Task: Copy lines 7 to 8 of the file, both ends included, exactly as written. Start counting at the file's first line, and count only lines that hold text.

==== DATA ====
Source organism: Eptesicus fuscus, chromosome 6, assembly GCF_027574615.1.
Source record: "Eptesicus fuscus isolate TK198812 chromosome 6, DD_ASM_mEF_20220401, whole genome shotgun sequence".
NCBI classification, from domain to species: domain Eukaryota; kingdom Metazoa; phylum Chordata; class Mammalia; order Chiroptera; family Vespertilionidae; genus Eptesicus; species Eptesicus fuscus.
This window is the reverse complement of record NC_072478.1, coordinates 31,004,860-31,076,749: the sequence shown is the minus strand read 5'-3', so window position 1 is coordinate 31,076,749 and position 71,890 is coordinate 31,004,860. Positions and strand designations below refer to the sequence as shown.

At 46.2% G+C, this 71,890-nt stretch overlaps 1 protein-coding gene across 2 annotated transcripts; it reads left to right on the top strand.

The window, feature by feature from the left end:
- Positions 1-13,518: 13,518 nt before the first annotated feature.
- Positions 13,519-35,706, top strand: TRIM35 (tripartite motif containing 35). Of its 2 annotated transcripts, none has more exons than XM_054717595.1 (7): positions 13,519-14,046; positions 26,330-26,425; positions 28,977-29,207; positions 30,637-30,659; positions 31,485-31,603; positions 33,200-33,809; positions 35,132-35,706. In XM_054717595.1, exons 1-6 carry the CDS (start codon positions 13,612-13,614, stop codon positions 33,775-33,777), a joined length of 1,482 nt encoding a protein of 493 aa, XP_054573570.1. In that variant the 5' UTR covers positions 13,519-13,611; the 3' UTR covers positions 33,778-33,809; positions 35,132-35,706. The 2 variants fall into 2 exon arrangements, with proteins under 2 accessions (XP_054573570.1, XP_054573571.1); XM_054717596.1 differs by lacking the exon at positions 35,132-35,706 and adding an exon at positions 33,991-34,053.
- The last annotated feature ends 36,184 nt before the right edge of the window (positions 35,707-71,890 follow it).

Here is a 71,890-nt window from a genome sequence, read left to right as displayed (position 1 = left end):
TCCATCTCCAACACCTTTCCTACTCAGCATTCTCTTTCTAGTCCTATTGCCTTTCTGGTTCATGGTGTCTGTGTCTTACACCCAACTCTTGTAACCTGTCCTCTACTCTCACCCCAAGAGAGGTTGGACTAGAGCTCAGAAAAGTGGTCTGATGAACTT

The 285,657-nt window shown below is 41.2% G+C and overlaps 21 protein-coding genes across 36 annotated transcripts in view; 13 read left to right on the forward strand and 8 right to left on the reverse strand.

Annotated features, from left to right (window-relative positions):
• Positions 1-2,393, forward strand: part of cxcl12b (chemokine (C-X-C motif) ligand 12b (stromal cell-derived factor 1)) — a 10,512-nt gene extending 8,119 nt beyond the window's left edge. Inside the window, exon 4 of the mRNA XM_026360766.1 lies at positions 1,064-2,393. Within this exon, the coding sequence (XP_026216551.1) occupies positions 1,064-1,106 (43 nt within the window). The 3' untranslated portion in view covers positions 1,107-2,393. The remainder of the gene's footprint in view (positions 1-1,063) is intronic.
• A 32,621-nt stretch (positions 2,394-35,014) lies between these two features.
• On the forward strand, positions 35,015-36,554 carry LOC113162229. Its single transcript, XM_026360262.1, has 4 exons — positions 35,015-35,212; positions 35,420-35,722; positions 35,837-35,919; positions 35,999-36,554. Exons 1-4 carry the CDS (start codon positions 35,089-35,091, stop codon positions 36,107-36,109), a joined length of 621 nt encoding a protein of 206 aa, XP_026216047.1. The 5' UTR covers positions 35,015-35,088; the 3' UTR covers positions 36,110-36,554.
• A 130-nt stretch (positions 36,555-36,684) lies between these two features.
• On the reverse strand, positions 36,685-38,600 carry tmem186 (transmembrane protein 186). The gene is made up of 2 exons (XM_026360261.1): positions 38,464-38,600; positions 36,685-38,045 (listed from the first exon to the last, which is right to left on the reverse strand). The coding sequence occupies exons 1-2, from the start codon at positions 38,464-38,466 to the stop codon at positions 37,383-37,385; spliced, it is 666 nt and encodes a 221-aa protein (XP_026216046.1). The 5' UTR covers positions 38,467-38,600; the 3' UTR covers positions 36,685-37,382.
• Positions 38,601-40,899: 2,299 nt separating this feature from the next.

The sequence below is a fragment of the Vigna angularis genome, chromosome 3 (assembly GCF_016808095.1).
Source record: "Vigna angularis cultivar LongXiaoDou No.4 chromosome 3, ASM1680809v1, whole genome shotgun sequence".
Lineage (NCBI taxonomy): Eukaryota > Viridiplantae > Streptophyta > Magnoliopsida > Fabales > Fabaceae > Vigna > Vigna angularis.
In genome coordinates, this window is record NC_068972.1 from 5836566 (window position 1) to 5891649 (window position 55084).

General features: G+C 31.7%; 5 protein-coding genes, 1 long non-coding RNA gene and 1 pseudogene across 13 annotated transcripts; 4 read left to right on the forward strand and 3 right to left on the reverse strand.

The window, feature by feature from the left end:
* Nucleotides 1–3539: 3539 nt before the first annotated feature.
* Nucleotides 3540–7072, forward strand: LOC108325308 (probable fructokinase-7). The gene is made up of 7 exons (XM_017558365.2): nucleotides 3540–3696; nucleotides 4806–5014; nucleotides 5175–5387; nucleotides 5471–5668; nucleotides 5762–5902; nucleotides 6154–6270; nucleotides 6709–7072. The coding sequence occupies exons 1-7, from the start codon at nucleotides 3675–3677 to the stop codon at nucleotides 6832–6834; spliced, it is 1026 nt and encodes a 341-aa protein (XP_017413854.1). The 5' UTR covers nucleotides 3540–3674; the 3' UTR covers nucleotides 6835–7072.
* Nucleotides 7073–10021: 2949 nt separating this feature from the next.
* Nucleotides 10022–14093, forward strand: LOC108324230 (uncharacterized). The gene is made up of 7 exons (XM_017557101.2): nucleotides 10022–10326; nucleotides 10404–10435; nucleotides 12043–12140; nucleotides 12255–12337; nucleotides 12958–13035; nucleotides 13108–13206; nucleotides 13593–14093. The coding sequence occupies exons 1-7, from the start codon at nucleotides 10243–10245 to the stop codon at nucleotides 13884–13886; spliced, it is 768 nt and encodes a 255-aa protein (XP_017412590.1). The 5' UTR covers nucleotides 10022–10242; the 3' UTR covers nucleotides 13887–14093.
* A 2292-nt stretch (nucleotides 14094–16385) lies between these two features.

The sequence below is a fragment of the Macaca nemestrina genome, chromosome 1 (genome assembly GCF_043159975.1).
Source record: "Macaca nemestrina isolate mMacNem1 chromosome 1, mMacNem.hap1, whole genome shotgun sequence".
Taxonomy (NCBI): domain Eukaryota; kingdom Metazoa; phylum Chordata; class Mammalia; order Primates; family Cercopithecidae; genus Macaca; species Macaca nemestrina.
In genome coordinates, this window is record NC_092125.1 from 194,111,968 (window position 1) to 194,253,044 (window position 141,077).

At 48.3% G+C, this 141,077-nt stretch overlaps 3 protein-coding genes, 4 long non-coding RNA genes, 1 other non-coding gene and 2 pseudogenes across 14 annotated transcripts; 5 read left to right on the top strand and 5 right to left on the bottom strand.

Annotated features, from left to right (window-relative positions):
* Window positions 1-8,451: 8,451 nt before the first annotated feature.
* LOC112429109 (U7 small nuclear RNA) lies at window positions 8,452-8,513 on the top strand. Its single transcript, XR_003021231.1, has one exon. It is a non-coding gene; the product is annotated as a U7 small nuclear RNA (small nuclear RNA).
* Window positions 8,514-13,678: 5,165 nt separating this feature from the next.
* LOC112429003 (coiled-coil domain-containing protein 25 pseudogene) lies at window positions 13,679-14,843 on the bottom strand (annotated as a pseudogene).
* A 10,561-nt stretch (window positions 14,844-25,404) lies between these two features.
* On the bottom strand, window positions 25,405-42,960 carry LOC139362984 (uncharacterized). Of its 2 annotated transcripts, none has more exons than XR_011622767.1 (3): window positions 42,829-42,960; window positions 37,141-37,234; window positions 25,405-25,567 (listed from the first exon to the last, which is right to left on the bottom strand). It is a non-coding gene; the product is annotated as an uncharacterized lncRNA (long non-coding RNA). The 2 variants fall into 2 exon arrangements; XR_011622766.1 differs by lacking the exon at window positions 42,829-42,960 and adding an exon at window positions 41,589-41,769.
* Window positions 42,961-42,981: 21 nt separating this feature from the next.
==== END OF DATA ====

- Positions 1-13,518: 13,518 nt before the first annotated feature.
- Positions 13,519-35,706, top strand: TRIM35 (tripartite motif containing 35). Of its 2 annotated transcripts, none has more exons than XM_054717595.1 (7): positions 13,519-14,046; positions 26,330-26,425; positions 28,977-29,207; positions 30,637-30,659; positions 31,485-31,603; positions 33,200-33,809; positions 35,132-35,706. In XM_054717595.1, exons 1-6 carry the CDS (start codon positions 13,612-13,614, stop codon positions 33,775-33,777), a joined length of 1,482 nt encoding a protein of 493 aa, XP_054573570.1. In that variant the 5' UTR covers positions 13,519-13,611; the 3' UTR covers positions 33,778-33,809; positions 35,132-35,706. The 2 variants fall into 2 exon arrangements, with proteins under 2 accessions (XP_054573570.1, XP_054573571.1); XM_054717596.1 differs by lacking the exon at positions 35,132-35,706 and adding an exon at positions 33,991-34,053.